Also, while the effect of the power is to enable party members to fish for crits, I don't think it has much synergy with actual crit-fishers. First, crit-fishers generally find ways of increasing their critical percentage on their own. So, if you have the classic daggermaster avenger critfisher in your group, he doesn't benefit from sunder armor at all--he already has 18-20 crits full-time. And if you are not a hard-core critfisher who is happy to suck except on the rare occasions when you get a crit (which IME is usually when it is either superfluous or insufficient to make up for the suck that preceeded it), then you probably didn't invest in the vicious/bloodiron high crit combos that would be needed to make the most of this combo.

B) I've got to disagree here. Maybe this has to do with me being a player who tries to make intangibles work for him (which is why I hold Opening Shove in such high regards, for instance), but having the other party members disengage and focus on another enemy isn't exactly an insanely tough setup, certainly not enough to affect the rating.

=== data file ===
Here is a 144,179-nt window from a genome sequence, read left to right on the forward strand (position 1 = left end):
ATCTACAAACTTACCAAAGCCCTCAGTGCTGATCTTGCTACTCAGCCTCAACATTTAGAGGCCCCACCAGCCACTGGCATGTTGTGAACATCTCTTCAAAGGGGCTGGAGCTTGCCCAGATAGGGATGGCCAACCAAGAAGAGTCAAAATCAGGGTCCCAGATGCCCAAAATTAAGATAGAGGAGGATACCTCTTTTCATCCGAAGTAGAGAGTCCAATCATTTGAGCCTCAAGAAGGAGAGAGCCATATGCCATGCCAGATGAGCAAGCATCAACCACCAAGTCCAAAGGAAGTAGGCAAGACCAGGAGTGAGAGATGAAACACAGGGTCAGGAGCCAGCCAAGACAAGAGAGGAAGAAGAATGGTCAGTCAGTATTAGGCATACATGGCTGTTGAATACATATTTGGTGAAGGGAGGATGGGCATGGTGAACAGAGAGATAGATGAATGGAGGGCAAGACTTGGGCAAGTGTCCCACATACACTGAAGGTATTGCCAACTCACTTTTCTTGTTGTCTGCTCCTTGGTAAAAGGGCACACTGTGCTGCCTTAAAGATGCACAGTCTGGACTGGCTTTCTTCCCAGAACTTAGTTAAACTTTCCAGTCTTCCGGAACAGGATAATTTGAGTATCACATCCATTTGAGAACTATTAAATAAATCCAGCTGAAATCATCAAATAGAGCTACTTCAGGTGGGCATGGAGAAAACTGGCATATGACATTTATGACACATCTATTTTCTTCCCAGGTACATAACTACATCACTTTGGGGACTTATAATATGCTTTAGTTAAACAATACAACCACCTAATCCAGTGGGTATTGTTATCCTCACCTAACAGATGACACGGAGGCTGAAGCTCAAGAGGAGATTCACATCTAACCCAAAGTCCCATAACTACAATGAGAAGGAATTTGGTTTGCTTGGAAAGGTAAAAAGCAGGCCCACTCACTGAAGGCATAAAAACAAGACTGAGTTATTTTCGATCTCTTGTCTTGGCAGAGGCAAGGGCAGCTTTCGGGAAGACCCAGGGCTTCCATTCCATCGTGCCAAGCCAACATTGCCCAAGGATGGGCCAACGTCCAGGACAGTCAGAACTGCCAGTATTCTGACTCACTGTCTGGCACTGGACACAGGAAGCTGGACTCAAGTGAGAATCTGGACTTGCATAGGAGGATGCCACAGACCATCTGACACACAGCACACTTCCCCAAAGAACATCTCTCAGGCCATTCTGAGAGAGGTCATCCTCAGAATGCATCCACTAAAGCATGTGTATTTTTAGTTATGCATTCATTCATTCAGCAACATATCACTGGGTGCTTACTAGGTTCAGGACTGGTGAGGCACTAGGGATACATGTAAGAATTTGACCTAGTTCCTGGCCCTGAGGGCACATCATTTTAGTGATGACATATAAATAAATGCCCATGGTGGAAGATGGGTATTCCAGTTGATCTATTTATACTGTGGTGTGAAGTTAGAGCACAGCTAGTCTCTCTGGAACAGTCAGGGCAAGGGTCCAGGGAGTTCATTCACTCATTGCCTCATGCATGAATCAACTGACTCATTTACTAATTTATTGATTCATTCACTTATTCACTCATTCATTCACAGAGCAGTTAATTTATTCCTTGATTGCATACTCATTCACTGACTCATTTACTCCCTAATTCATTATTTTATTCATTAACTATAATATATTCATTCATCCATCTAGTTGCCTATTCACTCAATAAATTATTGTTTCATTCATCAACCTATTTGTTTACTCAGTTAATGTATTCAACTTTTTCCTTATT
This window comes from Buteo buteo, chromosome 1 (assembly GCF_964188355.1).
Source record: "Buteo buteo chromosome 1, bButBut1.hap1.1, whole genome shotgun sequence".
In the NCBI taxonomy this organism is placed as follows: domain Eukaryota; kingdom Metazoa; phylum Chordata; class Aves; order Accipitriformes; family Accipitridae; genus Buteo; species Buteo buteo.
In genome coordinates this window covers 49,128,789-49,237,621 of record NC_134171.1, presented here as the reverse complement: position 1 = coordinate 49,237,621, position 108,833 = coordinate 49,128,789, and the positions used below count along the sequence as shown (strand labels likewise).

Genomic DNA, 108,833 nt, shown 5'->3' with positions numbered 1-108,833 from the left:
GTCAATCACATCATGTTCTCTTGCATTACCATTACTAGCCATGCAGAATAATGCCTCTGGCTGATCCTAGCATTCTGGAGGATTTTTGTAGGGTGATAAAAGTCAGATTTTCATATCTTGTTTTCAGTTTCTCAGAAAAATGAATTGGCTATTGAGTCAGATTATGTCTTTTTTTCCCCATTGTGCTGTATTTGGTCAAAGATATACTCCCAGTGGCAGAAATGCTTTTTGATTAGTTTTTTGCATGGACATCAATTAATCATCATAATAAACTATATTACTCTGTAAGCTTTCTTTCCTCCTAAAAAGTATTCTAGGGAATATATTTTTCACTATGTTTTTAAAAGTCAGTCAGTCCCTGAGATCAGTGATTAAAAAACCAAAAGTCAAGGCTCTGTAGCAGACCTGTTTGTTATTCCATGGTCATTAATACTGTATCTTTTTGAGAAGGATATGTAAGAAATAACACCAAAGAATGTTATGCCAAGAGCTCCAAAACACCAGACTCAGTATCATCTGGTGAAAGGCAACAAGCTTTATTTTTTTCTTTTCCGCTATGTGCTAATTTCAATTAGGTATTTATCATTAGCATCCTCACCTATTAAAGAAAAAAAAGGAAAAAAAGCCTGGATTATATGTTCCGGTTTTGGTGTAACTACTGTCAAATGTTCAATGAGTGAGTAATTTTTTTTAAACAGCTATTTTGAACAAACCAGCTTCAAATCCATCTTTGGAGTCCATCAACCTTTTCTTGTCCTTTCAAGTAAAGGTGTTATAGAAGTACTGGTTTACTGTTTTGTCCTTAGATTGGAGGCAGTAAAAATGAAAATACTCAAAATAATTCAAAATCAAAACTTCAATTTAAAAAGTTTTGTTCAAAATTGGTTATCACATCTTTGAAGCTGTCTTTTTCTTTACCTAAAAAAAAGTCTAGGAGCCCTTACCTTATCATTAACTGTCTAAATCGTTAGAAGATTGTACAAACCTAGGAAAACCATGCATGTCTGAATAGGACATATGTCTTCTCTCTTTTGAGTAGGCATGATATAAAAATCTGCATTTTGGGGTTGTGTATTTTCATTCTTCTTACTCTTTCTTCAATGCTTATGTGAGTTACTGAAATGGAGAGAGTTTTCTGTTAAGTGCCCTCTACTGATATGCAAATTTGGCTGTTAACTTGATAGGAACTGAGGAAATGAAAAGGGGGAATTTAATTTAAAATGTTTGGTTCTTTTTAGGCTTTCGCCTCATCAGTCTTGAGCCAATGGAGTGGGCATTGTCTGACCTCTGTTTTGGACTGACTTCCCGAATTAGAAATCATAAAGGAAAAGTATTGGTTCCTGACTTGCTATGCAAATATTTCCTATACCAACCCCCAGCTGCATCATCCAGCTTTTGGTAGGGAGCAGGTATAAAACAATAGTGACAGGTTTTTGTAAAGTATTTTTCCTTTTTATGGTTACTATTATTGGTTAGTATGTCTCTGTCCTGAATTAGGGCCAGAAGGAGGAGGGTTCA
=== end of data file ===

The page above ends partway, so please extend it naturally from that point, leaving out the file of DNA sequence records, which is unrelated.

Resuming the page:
Not exactly a tough setup. But it's not no setup either. And it will sometimes be counterproductive setup because the best strategy is usually to focus your damage on a target until it dies. IMO, if the setup for this will sometimes preclude what would otherwise be the best strategy then it starts at a deficit because it doesn't just need to be better than the alternatives; it needs to be sufficiently better that it is still an improvement after you take into account the otherwise suboptimal strategy required to use it.

I will also add that the enemy can sometimes--perhaps often--circumvent the setup. If the enemy shifts so that it is no longer adjacent to the ally but is still adjacent to you, it can make the attack without triggering the deadly return. Now, if your ally is a fighter who marked the target, you are pretty much guaranteeing a combat challenge, but not all defenders are fighters. I just don't see this as blue material. It doesn't suck but most warlords have clearly better options available (inspiring have war of attrition, tactical have surprise attack, bravura have provoke overextension). That's pretty much the definition of a black power.

On Stirring Force:
C) The problem is that, as you approach Paragon, items that let you take extra saves are dime a dozen.